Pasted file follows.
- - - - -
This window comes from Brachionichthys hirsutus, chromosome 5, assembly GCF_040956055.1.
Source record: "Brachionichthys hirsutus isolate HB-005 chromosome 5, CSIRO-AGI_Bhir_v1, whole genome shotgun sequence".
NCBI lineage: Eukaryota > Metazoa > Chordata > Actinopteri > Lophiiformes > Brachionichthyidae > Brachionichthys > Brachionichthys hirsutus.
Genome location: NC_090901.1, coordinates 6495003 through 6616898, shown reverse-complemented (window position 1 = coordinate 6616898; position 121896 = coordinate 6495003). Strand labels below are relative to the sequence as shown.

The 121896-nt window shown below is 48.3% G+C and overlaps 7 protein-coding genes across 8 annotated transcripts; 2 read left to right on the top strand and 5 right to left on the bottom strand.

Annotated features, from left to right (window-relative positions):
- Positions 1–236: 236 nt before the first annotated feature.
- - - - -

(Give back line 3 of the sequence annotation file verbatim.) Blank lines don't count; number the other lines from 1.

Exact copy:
NCBI lineage: Eukaryota > Metazoa > Chordata > Actinopteri > Lophiiformes > Brachionichthyidae > Brachionichthys > Brachionichthys hirsutus.